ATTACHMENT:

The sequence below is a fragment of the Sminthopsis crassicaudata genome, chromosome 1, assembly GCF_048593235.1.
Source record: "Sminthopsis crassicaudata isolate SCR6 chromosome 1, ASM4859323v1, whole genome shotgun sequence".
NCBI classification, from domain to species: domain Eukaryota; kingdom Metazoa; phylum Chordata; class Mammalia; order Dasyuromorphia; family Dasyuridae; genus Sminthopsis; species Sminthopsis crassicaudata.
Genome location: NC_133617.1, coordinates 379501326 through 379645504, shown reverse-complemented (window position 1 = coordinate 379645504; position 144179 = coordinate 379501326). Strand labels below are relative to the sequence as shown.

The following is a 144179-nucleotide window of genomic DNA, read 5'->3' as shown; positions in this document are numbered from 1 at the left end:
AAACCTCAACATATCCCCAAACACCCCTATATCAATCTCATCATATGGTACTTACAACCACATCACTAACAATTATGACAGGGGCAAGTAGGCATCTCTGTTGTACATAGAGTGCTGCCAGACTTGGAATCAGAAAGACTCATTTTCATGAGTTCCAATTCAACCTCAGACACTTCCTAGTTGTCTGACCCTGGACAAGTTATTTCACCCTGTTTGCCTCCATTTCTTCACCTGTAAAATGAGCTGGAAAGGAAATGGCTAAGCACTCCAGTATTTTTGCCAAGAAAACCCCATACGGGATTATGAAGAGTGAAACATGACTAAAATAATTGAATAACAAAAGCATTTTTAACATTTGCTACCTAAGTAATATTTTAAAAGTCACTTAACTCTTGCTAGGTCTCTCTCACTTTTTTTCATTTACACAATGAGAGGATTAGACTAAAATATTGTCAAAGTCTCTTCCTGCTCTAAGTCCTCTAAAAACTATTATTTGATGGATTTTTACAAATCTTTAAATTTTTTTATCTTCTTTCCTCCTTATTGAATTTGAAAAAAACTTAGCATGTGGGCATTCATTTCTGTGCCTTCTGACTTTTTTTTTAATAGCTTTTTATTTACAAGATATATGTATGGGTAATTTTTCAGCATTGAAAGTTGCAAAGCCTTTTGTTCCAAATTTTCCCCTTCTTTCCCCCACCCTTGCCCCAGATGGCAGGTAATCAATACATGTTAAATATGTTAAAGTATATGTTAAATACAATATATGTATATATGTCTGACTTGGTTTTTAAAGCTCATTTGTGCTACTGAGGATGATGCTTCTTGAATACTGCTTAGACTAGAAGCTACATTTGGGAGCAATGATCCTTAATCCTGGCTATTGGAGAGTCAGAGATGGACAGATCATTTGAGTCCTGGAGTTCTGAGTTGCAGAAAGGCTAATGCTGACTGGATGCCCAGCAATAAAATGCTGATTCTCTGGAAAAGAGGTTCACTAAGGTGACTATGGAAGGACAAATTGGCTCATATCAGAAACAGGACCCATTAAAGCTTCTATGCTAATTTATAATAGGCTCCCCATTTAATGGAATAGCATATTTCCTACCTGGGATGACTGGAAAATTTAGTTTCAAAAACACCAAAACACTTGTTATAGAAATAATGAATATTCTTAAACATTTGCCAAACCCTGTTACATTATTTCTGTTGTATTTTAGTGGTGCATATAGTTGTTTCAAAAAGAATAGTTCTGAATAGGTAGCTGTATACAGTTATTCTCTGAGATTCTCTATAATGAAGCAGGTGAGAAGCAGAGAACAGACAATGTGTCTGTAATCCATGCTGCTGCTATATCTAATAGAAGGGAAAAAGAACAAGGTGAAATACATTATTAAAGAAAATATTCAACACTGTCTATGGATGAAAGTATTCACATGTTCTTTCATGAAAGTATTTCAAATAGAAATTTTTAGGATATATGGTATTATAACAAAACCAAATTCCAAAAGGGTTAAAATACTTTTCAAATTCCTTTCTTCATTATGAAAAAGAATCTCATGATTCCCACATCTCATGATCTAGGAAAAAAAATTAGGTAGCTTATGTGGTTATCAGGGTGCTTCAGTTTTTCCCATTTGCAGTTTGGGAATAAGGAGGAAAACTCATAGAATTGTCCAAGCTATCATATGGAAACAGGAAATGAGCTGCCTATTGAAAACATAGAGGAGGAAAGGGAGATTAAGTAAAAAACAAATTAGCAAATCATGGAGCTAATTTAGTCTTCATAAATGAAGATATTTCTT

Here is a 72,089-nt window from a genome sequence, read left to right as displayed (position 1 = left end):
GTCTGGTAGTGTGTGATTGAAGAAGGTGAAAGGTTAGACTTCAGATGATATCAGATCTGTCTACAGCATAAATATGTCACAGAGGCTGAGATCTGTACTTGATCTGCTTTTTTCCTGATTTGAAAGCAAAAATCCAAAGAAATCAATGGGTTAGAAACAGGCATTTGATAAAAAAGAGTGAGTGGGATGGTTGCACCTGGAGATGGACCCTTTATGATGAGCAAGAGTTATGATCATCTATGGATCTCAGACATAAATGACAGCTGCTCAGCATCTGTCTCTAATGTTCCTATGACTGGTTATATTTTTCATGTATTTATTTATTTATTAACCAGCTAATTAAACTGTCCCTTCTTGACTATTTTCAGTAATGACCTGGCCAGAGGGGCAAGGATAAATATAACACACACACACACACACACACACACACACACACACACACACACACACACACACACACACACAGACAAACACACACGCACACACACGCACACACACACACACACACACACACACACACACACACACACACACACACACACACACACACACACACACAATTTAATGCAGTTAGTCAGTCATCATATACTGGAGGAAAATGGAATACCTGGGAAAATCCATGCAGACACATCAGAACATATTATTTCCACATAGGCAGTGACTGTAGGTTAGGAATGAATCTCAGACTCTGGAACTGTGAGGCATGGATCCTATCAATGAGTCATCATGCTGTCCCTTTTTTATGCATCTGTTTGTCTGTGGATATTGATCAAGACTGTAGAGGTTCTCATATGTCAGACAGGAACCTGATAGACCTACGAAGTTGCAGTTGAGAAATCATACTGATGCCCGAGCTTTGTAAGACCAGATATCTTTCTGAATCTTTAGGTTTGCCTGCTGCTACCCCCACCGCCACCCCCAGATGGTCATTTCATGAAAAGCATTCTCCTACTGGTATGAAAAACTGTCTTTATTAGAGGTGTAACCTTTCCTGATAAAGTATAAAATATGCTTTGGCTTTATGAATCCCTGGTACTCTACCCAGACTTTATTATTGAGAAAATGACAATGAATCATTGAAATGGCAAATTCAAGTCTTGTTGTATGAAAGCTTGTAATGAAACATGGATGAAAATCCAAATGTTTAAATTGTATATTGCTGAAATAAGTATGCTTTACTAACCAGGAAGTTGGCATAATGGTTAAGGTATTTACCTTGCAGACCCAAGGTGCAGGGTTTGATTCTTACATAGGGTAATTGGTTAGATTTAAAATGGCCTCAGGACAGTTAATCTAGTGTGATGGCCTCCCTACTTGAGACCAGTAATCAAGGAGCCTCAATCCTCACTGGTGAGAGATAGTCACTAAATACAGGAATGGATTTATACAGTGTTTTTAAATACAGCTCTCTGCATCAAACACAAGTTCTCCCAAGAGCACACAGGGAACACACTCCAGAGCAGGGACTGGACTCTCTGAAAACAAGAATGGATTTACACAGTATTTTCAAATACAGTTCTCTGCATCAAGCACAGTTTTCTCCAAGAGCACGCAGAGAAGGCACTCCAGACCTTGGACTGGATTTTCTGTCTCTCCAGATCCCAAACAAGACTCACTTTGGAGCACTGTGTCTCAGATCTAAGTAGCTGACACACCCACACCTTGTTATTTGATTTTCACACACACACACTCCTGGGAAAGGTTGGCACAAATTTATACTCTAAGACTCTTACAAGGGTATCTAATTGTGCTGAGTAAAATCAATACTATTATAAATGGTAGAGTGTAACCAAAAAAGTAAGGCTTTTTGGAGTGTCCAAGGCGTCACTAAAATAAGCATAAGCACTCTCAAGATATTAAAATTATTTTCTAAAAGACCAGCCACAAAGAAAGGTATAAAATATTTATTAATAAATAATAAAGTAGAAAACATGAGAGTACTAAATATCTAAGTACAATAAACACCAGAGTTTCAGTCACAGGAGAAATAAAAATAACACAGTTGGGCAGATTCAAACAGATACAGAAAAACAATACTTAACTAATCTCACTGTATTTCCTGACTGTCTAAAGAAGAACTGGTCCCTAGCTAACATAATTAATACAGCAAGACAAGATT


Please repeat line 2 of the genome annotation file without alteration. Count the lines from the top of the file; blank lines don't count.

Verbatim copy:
Source record: "Sminthopsis crassicaudata isolate SCR6 chromosome 1, ASM4859323v1, whole genome shotgun sequence".